It was held somewhere in Andhra Pradesh,

 On a campus that felt abandoned, the fig trees

White with dust, the green buildings seeming


To tremble in the sun, as if they hadn’t decided

 Yet whether to be. But we entered them as if

They were real and went up the stairs


To classrooms in which papers were presented,

 The oscillating fans making the pages flutter

In the hands of professors of statistics


And microeconomics and political science,

 Lithe, mustachioed men who could sit on their heels

For hours. At night, we gathered on the porch


Of a house that might have been

 A farmhouse had it been out in the country,

Drinking big bottles of Kingfisher beer.


By way of explanation as to why I was there,

 I must have told them about my father who,

Right then, was waking up on the other side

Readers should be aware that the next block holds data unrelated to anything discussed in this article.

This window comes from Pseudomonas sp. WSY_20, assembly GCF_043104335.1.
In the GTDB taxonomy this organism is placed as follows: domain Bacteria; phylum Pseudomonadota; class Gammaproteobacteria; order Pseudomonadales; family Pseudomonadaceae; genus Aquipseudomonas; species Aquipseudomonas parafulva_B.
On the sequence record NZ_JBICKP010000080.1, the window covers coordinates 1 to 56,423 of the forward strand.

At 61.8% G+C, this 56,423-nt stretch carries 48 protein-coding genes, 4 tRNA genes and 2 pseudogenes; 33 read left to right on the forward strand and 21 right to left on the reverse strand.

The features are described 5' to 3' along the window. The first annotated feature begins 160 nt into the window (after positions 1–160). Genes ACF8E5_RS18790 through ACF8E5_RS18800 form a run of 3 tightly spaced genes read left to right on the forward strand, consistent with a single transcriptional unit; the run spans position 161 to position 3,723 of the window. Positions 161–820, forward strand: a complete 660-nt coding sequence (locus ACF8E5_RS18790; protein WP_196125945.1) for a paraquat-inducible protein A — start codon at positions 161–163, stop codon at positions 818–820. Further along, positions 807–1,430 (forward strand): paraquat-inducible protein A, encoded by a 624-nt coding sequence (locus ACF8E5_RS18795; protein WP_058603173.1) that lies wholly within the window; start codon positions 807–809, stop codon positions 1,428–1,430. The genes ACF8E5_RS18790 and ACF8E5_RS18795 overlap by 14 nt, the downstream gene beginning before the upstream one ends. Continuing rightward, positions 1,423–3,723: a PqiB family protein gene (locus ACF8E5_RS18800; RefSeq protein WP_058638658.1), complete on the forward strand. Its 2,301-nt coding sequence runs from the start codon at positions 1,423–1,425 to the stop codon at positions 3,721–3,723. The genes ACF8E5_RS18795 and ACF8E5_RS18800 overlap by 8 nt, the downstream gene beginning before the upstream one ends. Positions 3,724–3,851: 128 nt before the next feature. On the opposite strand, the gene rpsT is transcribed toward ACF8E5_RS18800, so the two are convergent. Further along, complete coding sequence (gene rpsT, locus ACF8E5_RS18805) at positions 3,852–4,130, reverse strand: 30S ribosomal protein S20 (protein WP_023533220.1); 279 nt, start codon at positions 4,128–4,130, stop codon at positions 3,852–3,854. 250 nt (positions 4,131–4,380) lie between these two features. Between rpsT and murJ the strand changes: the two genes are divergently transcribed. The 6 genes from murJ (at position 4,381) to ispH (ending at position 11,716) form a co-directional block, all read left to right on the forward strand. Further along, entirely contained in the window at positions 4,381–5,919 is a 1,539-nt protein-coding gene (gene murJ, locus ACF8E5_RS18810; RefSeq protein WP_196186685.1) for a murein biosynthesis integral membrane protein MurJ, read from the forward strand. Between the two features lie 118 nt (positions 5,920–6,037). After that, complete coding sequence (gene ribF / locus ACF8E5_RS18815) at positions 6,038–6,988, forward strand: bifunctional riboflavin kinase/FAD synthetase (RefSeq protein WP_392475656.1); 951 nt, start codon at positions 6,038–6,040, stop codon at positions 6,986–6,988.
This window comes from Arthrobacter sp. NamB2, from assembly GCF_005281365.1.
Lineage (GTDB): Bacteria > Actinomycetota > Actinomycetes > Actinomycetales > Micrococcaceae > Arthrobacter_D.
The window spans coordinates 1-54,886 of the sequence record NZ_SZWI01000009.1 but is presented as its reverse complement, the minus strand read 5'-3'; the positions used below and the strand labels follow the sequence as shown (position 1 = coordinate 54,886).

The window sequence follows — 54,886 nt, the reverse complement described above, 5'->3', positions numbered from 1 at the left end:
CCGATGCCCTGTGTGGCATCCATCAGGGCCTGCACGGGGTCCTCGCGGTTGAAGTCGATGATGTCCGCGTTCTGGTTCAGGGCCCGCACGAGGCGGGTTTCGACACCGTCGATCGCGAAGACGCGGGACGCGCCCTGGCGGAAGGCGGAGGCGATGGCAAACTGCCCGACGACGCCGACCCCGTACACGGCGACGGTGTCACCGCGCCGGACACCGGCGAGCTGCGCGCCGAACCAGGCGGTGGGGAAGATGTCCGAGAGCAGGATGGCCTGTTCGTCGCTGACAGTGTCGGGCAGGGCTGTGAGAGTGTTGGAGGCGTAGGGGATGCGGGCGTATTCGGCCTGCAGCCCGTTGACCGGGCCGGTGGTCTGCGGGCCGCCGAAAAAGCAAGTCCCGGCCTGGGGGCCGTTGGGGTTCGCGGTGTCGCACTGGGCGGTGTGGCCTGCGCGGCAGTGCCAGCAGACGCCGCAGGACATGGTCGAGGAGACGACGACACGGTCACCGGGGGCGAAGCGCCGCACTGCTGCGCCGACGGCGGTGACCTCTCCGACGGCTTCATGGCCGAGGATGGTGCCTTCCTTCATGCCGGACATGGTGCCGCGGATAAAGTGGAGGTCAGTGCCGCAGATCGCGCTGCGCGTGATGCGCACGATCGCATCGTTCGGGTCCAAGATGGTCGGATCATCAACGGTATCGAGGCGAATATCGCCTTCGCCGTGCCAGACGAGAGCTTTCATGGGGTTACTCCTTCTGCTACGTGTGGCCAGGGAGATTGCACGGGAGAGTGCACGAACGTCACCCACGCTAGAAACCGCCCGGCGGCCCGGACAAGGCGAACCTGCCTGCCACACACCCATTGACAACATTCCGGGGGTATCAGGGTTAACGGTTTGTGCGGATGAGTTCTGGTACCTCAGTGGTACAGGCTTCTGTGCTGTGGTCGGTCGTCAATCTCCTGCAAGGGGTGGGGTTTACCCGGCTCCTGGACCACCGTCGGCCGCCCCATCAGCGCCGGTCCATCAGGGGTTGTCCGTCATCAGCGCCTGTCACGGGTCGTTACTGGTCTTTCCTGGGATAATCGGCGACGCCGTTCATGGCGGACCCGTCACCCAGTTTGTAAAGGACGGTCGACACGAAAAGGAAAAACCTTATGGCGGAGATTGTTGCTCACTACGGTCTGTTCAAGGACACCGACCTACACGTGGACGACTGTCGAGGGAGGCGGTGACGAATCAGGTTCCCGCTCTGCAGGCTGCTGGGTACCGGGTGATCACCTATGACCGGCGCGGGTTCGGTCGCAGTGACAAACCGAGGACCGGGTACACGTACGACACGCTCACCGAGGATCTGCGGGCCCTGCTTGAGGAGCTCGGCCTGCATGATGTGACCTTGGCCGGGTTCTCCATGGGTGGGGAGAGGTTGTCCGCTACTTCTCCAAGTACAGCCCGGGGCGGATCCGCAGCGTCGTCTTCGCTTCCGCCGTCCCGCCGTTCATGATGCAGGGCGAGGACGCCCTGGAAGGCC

Of the earth to milk a hundred Holsteins,

 And they must have known that, if I was there,

There was no danger of him killing himself.


I loved those professors who, when they agreed,

 Would rock their heads from side to side,

Ear to shoulder, as if trying to clear them of water


So as to better hear each other, and who’d spend

 Their whole careers toiling in the fields

Of forlorn Indian universities. I recognized them


As the bookish sons who’d left the farm but who

 Kept going back through math or poetry

Because even while we were drinking beer


A man was struggling to lift a plastic drum

 Over his head in order to pour the viscous red

Poison down his throat, committing suicide


By drinking pesticide, not to protest Monsanto,

 But because it was the deadliest thing

He had at hand. I think now of how when


His son turned him over, he must have

 Looked like those old women who smiled at me

In the street, their teeth stained red with betel leaf.